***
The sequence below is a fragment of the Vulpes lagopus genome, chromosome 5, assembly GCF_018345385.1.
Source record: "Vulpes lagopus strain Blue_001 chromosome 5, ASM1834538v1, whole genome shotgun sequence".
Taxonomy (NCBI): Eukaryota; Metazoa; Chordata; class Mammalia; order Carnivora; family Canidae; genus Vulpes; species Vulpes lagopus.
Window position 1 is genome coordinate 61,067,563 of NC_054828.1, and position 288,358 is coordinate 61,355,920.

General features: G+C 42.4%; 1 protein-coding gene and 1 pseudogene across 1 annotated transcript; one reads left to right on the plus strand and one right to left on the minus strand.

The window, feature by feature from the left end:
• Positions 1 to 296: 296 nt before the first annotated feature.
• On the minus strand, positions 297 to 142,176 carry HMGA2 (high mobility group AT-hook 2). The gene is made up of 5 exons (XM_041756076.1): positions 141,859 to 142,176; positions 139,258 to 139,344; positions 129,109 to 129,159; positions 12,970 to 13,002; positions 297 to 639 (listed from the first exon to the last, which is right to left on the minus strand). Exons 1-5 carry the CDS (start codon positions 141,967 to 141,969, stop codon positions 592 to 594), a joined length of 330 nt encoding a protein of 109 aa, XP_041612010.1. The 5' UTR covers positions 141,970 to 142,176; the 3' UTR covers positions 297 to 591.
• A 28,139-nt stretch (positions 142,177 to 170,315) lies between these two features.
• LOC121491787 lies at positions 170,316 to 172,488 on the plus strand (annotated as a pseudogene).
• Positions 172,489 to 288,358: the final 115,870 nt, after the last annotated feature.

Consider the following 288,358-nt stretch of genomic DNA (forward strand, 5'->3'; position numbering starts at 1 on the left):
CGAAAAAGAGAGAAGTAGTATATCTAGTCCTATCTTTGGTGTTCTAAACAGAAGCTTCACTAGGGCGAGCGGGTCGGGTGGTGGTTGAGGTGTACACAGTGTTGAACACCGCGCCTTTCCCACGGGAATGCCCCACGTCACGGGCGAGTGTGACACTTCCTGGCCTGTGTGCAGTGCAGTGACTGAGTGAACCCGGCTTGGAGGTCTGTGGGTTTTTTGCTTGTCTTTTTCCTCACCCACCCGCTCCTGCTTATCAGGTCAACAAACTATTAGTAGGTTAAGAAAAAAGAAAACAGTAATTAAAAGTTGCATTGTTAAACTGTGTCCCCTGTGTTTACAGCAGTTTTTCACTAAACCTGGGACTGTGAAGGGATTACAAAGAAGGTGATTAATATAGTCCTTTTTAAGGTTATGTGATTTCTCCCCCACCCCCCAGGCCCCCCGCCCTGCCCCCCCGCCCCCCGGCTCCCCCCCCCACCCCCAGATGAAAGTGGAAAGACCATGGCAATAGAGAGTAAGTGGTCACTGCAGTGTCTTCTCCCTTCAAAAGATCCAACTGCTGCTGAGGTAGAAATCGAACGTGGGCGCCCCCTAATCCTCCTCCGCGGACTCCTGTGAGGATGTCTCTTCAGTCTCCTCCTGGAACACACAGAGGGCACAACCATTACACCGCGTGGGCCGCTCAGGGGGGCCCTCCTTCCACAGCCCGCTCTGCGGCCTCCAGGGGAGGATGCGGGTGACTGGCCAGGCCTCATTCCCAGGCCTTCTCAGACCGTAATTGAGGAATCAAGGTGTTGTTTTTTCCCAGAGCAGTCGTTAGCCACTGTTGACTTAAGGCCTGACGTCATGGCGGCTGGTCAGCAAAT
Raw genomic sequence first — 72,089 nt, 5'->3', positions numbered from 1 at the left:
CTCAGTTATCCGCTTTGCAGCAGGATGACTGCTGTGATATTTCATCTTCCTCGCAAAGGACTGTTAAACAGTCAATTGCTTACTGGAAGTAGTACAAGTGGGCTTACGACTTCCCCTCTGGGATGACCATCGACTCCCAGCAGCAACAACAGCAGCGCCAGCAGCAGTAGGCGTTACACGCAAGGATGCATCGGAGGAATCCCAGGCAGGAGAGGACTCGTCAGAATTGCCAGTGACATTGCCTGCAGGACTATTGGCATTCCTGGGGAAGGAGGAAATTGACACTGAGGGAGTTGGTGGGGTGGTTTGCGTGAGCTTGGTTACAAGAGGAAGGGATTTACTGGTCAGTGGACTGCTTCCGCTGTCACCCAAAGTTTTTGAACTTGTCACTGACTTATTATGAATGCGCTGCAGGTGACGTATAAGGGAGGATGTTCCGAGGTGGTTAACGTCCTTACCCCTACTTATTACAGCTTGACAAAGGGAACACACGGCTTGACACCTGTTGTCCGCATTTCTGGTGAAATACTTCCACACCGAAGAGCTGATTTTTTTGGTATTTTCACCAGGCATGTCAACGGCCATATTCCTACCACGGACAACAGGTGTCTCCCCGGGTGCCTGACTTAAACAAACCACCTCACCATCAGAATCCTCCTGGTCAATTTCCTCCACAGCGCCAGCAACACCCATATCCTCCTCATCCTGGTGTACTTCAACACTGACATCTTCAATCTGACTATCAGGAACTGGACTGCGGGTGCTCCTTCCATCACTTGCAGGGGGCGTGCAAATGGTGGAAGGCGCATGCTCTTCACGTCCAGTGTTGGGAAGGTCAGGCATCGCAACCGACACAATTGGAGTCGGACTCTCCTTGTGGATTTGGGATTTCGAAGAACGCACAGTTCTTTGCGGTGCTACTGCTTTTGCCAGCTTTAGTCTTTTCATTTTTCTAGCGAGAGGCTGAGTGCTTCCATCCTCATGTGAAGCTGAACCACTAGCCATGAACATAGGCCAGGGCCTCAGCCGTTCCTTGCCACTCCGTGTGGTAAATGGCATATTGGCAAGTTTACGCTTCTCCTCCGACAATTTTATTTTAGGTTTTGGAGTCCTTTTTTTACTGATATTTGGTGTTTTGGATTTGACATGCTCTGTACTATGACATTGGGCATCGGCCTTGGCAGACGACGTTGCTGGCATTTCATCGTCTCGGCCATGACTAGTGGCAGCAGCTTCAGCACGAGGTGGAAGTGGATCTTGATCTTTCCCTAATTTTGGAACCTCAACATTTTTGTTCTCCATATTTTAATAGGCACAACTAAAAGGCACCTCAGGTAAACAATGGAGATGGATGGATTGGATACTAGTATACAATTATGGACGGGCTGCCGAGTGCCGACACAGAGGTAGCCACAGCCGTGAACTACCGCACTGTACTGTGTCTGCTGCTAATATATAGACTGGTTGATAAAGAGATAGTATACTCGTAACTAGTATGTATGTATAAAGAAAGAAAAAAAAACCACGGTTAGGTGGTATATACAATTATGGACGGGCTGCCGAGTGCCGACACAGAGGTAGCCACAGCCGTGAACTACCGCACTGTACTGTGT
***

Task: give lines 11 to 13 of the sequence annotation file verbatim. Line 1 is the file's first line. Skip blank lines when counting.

• Positions 172,489 to 288,358: the final 115,870 nt, after the last annotated feature.

Consider the following 288,358-nt stretch of genomic DNA (forward strand, 5'->3'; position numbering starts at 1 on the left):
CGAAAAAGAGAGAAGTAGTATATCTAGTCCTATCTTTGGTGTTCTAAACAGAAGCTTCACTAGGGCGAGCGGGTCGGGTGGTGGTTGAGGTGTACACAGTGTTGAACACCGCGCCTTTCCCACGGGAATGCCCCACGTCACGGGCGAGTGTGACACTTCCTGGCCTGTGTGCAGTGCAGTGACTGAGTGAACCCGGCTTGGAGGTCTGTGGGTTTTTTGCTTGTCTTTTTCCTCACCCACCCGCTCCTGCTTATCAGGTCAACAAACTATTAGTAGGTTAAGAAAAAAGAAAACAGTAATTAAAAGTTGCATTGTTAAACTGTGTCCCCTGTGTTTACAGCAGTTTTTCACTAAACCTGGGACTGTGAAGGGATTACAAAGAAGGTGATTAATATAGTCCTTTTTAAGGTTATGTGATTTCTCCCCCACCCCCCAGGCCCCCCGCCCTGCCCCCCCGCCCCCCGGCTCCCCCCCCCACCCCCAGATGAAAGTGGAAAGACCATGGCAATAGAGAGTAAGTGGTCACTGCAGTGTCTTCTCCCTTCAAAAGATCCAACTGCTGCTGAGGTAGAAATCGAACGTGGGCGCCCCCTAATCCTCCTCCGCGGACTCCTGTGAGGATGTCTCTTCAGTCTCCTCCTGGAACACACAGAGGGCACAACCATTACACCGCGTGGGCCGCTCAGGGGGGCCCTCCTTCCACAGCCCGCTCTGCGGCCTCCAGGGGAGGATGCGGGTGACTGGCCAGGCCTCATTCCCAGGCCTTCTCAGACCGTAATTGAGGAATCAAGGTGTTGTTTTTTCCCAGAGCAGTCGTTAGCCACTGTTGACTTAAGGCCTGACGTCATGGCGGCTGGTCAGCAAAT